Before I moved to Charlottesville, I’d never been inside of a Whole Foods. But since I’ve exposed myself as a shameless hippie before, it won’t surprise anyone that I fell in love with the place. The little signs that tell you where the food came from? The grind-your-own peanut butter? the rating scale for the quality of life for all the meat products? Cue a foodgasm every time I walk through the doors. It was only after I had shopped there for a while that I realized that WF is the butt of some common jokes. “Oh, you mean Whole Paycheck?” Other comments have mentioned dreadlocks, patchouli, and corporate greed/corruption, but you get the idea.
In an ideal world, would I get everything direct from a farmer? Sure I would. But for me, WF was an excellent introduction to the world of fresh and local produce with an emphasis on clarity and honesty in packaging and presentation. It also provides a good halfway point between my daydreams, in which I arrive at the farmers market with my bamboo totes the minute it opens, (preferably 20 pounds lighter and in a sundress!) and the real world, in which I scarf down yet another bowl of cereal at 8pm because I’m trembling from hunger and too tired to cook. WF means that if I don’t make it to the farmer’s market on Saturday, I’m not condemned to row after row of “low fat antioxidant rich granola bars!” with high-fructose corn syrup proudly holding 2nd place in the list of ingredients.
With that in mind, I hatched a small plan. Could I buy enough with $75 at Whole Foods to feed myself three (relatively) wholesome meals a day for a week? I didn’t want to go below that $75 mark, because I’m not crazy, and these people have already lived on a $1 a day, and being a copycat is lame. I also set a requirement that a food item should be local, unpackaged, unprocessed, organic, or all of the above. I’m not trying to live on frozen meals in plastic trays, people.
I’ll shut up now and we can get to the food. With my $75 I bought the following:
- 1/2 pound of butter (local from here!)
– 1 dozen eggs (local from the very valley I live in!)
– 1 gallon skim milk (local from here!)
– 6 apples (from VA!)
– 1 head of broccoli
– 1 package dark leafy greens (organic)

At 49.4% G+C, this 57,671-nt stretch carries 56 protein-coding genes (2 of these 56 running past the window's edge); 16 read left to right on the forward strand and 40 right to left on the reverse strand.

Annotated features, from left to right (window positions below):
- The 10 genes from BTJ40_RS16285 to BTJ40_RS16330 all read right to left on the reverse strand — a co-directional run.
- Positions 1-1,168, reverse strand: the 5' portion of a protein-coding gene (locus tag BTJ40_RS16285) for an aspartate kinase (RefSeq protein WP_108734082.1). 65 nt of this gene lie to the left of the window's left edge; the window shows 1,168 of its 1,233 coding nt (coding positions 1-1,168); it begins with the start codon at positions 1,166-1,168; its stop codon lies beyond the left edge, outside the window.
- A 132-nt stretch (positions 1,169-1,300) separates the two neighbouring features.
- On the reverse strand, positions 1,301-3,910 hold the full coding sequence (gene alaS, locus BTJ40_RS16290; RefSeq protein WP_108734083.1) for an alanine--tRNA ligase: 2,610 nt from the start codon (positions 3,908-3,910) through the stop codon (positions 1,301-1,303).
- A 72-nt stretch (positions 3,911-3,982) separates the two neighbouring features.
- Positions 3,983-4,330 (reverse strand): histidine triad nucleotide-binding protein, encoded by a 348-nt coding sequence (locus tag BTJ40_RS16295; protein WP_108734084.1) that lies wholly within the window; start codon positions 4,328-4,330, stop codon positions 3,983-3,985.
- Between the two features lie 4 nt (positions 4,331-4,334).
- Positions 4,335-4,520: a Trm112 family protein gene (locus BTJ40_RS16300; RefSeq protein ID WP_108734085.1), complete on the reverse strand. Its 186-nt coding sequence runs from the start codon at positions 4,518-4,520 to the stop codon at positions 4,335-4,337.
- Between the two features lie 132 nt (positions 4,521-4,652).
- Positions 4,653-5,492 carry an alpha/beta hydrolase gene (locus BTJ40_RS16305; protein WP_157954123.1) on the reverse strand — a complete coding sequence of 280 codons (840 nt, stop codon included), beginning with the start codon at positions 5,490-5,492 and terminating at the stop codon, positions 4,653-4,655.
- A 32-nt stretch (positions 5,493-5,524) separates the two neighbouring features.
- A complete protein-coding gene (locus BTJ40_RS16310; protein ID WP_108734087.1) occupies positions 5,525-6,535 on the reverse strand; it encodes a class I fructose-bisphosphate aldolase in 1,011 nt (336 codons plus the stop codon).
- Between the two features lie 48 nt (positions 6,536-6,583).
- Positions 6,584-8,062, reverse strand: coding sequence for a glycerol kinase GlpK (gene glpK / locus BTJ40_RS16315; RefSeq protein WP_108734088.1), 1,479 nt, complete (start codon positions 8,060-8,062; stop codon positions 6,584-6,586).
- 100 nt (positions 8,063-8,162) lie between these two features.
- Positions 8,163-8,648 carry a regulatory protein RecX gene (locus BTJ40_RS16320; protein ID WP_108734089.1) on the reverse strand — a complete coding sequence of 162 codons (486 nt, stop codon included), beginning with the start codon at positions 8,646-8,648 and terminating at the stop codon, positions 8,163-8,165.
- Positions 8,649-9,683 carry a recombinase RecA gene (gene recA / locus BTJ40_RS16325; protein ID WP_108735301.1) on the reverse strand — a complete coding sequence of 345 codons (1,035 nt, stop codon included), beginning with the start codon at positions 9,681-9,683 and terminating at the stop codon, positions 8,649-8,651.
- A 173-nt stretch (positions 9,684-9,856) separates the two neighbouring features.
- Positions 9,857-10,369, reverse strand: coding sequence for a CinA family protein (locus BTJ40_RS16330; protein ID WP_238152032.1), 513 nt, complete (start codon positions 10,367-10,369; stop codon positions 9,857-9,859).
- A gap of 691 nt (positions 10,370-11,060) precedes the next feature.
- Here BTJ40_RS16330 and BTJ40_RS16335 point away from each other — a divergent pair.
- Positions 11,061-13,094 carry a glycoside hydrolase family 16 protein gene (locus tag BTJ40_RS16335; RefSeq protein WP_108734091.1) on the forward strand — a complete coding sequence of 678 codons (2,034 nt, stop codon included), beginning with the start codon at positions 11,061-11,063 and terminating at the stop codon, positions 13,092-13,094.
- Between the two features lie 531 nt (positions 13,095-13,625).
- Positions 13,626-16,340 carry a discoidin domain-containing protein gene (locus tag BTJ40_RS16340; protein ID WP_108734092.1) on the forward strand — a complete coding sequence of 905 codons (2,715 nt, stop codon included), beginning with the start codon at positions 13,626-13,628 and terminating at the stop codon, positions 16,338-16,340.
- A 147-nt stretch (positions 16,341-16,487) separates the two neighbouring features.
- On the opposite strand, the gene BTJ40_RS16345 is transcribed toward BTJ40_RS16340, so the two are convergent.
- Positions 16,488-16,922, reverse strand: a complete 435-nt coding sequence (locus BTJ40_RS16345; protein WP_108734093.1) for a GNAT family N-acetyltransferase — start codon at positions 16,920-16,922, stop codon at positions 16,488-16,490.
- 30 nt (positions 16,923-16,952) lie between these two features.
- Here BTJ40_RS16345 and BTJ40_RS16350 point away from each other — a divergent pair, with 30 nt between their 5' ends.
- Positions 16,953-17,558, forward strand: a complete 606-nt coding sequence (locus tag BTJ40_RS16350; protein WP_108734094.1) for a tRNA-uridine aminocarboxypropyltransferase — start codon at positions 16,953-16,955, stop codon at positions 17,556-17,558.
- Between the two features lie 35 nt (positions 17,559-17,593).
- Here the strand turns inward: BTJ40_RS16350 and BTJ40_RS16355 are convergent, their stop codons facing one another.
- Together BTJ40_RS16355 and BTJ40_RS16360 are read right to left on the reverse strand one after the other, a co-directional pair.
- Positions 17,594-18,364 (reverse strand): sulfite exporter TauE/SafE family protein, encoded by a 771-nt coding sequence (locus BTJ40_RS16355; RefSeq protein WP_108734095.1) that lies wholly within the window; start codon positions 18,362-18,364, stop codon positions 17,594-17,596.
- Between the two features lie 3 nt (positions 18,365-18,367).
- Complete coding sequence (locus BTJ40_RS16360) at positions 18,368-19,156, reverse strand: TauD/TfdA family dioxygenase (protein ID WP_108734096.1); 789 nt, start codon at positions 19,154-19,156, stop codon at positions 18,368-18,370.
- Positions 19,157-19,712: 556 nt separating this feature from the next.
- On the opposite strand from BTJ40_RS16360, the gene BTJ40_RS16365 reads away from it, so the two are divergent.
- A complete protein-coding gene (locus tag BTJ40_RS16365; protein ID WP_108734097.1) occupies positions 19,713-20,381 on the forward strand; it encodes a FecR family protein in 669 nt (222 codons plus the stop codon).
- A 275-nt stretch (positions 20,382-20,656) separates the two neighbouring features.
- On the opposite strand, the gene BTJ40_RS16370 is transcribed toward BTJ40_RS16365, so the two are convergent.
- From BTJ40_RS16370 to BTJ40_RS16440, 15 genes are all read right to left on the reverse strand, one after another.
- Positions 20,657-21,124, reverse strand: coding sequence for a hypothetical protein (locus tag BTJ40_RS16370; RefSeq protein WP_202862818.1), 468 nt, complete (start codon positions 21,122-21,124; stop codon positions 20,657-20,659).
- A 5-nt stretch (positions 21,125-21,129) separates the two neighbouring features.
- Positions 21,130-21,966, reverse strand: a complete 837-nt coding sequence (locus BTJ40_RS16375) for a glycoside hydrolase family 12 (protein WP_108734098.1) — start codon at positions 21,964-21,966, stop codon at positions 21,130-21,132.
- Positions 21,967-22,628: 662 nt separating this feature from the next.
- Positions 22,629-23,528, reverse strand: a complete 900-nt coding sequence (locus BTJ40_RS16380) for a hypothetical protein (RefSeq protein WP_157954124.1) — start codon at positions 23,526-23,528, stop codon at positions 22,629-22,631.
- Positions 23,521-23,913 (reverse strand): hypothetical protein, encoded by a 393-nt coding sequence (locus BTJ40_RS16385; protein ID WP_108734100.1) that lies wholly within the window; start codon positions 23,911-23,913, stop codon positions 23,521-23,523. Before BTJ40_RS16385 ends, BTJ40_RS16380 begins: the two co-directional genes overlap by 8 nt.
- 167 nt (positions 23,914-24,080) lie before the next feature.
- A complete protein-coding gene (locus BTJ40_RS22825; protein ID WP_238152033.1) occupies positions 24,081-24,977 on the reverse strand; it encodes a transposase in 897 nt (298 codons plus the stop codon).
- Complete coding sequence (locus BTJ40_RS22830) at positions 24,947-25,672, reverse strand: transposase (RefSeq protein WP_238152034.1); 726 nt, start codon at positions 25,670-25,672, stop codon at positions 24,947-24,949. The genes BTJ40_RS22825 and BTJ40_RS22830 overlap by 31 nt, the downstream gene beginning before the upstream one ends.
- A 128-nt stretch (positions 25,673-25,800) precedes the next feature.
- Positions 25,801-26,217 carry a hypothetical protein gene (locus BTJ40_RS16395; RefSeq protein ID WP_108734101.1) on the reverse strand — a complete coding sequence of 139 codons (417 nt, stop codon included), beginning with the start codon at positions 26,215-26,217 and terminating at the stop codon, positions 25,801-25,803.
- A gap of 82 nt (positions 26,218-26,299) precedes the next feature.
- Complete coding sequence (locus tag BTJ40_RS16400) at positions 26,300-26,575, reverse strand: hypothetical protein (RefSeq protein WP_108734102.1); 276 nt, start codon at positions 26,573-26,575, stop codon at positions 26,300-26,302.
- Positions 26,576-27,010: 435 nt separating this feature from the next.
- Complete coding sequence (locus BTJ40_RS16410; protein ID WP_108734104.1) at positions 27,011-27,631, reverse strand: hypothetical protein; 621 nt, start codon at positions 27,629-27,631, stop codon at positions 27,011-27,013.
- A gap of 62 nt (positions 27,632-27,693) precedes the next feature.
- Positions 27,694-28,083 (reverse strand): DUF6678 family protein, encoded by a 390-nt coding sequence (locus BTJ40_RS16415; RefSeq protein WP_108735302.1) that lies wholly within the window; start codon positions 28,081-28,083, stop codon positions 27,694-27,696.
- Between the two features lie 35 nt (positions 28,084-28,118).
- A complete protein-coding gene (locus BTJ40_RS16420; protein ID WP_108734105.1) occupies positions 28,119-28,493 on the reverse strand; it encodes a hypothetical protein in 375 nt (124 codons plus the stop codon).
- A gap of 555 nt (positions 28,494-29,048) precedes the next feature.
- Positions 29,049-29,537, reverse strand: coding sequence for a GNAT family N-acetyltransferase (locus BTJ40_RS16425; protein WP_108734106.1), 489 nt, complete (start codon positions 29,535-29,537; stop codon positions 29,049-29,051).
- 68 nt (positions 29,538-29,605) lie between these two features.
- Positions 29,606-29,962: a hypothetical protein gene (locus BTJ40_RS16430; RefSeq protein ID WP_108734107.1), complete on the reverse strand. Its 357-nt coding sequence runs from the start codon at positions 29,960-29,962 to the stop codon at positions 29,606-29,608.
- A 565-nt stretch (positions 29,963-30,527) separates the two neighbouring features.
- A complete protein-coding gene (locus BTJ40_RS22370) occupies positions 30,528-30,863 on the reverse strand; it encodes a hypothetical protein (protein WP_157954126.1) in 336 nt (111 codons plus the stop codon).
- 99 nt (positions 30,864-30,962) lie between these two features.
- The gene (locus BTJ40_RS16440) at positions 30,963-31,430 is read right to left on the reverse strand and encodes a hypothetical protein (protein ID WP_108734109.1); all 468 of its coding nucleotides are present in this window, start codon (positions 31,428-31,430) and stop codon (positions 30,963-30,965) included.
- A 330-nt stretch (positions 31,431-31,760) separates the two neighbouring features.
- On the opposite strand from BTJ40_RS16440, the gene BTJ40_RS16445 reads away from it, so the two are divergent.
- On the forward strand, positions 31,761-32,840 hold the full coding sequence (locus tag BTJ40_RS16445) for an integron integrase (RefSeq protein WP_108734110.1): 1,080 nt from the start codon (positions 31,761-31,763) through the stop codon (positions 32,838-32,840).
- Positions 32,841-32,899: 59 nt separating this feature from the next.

– 1 pound of rolled oats (bulk; no packaging!)
– 2 pounds of sugar (also bulk!)
– 1 whole chicken (organic!)
– 1 white baguette (made at WF)
– 1 loaf Whole Wheat bread (made at WF)
– 1 Bavarian style pretzel (made at WF)
Total? $64.86. Definitely under the goal of $75. I could have picked up a few more things (I was eyeing some raspberries longingly) but since I’ll be using some things I already own, I wanted to up the realism a bit by not squeezing every penny out of my allotted cash. The total also includes $4 in bottle credits I payed for because of the milk, which theoretically I could use to “pay forward” my next grocery purchase. A ‘bottle credit’ means I pay more up front for a glass bottle, but if I return it I can get that money back.
For the objectors: I realize I could get these things cheaper than $75. I realize that $75 is not even considered cheap if you have to multiply it by four for a family. I realize that even WF has had issues with its corporate accountability, like most grocers. I’m not a social scientist. I’m just a girl who likes recognizing the ingredients in her food and pretending to know how to cook. I’ve heard so many times that it’s impossible to eat well, with local foods, minimizing waste, without spending a fortune. I wondered if it was possible, so I’m trying to figure that out.
Stay tuned for what I actually ate for the week! Oh, and if you’re wondering where the doggies are, here’s a little something to tide you over: